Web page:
“If [a group policy] option is set to ‘not configured’, is it the same as being turned off?”
No – If it is not configured then no setting is in the registry.pol file. If it’s disabled there is a setting in the Registry.pol file but set to disabled. So… “not configured” basically means “don’t change from the default” – whatever the particular policy might be.
“Does MMC login as a service when being used remotely or is it tied to your domain creds?”
If for example, you connect the Computer Manager to a remote machine, it will the credentials of the context it is running in. You can use “Run as” to run as different credentials.
“Remote Desktop sounds great. But is the port configurable?”
Here is a KB article on “How to change the listening port for Remote Desktop”.
“Does my machine need to be on or attached to the domain to add snap in for remote servers?”
No, but you will need credentials that work on that remote machine to perform any operations.
“Can you run remote desktop from XP pro?”
To enable your computer to accept remote connections, your computer must be running Windows NT4 Terminal Server Edition, Windows 2000 Server, Windows XP Professional, or a Windows Server 2003 operating system.
“Is it possible to connect to a Windows 2000 Pro workstation from a 2003 server to take control of the 2000 desktop?”
No, the Terminal Service feature wasn’t introduced into the desktop OS until XP.
“Will [remote assistance] invitations be sent with other e-mail programs? ie OE or Netscape?”
Yes. When you choose MAPI, it will use whatever you have set up as your default email application.
“What is the difference in setting up a Terminal Service for sharing and a VPN connection? Where can I get information on setting up a VPN ? How do you Open and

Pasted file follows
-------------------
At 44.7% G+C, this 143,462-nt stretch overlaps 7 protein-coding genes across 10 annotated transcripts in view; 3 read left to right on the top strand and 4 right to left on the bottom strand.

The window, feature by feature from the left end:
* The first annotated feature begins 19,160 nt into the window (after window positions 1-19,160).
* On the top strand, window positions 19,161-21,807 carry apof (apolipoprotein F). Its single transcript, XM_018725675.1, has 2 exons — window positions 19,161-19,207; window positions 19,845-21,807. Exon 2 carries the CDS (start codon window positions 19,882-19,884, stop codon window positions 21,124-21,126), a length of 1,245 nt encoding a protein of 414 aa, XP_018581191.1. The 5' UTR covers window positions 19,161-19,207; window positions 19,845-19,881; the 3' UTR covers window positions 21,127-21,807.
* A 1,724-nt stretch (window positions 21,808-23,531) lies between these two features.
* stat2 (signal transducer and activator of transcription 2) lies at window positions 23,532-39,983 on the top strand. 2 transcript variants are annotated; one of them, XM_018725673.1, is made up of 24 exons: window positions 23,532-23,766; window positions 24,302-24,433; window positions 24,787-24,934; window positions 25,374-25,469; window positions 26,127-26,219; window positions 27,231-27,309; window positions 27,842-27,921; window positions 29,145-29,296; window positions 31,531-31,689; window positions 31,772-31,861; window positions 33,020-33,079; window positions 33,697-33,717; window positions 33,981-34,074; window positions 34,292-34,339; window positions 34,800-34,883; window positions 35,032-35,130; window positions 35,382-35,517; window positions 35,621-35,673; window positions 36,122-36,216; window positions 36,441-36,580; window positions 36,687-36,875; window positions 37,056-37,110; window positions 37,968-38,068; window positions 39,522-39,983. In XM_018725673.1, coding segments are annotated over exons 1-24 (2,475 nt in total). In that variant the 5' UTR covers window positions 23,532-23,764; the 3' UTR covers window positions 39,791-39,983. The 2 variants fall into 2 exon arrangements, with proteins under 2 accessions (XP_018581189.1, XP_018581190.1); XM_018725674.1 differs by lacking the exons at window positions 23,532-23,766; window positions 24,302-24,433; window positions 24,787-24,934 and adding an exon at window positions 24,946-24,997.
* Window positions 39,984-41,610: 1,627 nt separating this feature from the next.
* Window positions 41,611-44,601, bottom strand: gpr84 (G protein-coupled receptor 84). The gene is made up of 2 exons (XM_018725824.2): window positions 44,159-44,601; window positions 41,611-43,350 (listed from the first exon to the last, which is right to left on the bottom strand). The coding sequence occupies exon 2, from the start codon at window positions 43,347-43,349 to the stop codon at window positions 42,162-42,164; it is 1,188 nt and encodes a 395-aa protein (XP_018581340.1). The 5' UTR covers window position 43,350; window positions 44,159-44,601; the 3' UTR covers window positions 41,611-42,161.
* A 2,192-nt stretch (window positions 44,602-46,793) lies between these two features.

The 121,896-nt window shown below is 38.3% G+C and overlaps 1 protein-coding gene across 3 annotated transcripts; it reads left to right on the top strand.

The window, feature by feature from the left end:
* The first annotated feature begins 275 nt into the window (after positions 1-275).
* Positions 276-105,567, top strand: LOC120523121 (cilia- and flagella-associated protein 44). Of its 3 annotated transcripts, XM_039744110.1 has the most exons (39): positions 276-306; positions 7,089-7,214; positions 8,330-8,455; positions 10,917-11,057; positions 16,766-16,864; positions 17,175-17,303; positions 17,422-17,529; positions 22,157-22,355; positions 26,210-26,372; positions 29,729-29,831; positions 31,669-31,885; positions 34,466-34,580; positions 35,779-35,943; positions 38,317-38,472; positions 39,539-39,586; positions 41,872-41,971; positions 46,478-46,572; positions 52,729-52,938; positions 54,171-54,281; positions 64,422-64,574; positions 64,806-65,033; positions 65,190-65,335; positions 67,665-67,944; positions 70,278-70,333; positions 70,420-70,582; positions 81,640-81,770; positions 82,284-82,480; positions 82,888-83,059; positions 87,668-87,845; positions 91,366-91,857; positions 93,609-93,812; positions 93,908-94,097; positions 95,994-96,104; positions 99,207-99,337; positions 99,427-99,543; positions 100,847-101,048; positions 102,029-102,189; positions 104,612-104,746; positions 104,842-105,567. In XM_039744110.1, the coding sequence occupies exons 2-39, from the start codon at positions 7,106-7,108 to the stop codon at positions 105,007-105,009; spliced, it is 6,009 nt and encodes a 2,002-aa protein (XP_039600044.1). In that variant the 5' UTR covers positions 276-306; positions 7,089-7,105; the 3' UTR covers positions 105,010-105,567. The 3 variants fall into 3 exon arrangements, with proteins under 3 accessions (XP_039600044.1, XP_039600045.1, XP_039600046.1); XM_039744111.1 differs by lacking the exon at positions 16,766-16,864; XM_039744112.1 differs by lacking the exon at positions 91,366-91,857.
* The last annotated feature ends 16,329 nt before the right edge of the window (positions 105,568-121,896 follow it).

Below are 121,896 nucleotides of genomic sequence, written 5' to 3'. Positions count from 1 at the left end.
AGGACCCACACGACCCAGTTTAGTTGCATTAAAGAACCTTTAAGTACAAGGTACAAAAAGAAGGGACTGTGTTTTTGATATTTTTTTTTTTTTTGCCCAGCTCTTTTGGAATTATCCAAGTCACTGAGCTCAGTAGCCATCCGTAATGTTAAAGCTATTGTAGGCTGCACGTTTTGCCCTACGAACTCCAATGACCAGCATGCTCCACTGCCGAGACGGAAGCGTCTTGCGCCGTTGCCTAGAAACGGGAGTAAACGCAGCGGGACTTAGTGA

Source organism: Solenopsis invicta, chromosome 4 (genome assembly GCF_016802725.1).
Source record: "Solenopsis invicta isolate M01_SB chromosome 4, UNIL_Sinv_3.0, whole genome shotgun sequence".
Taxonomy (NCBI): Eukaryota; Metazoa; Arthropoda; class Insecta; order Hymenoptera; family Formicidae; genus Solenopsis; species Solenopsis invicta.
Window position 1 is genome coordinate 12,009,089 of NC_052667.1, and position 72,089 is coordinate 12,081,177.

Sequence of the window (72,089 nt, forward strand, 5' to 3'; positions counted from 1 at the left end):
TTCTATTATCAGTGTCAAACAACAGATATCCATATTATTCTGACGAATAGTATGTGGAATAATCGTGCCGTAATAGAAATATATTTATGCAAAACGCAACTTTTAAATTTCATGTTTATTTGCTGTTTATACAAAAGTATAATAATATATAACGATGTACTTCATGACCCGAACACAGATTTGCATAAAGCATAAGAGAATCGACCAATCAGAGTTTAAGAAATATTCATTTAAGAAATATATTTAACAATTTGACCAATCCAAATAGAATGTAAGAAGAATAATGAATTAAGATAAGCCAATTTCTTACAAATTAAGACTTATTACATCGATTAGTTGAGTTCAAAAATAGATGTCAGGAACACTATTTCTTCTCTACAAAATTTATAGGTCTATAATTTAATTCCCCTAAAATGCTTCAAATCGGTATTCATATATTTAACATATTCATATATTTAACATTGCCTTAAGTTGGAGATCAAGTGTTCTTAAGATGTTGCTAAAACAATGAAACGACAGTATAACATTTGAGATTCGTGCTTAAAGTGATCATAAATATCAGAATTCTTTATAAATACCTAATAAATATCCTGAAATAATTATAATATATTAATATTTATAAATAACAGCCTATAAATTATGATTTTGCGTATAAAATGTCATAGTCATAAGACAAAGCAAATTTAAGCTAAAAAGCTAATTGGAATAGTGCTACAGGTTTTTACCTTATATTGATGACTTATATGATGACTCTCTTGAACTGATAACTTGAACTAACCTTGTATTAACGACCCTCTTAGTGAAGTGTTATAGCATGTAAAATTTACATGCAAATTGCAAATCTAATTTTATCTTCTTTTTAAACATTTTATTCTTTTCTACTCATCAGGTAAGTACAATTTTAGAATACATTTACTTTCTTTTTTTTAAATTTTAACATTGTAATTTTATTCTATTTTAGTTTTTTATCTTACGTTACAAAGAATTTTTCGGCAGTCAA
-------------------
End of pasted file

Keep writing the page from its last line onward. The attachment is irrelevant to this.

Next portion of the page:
This is a big question. First, Terminal Services are services that allows a one machine to simulate and run applications in a “user context” instead on having a physical PC. A VPN is what provides secure connectivity over a public network for private networks. VPNs are covered heavily on www.microsoft.com/technet. Just put VPN into the search box and you’ll get a wave of articles and how-to’s back.
“Where do you find Help and
Click the Start button. You should see “Help and Support” available. Click it.
“What happens if the user requesting assistance is behind a NAT router?”
It should still work. Check out this portion of the “Step-by-Step Guide to Remote Assistance”:
Administering Remote Assistance in Corporate Environments
“Can the RDP file be launched by anyone regardless of their access rights?”
With Remote Desktop Connection, you can easily connect to a terminal server or to any computer running Remote Desktop. All you need is network access and permissions to connect to the other computer.
“What if the user is using a VPN, can this still work?”
You should not have any issues. During a VPN connection they are essentially just another computer on the local network – provided that this is how your network security and engineering folks have set things up.
“Can Remote Desktop by run from WinXP desktop to WinXP desktop, or does a server have to be involved?”
In addition to Windows Server 2003 family operating systems, this feature can be used with Windows 2000 Server. The Remote Desktop feature must be enabled on the remote computer.
“Can I use Remote Assistance across the Internet, not over the LAN?”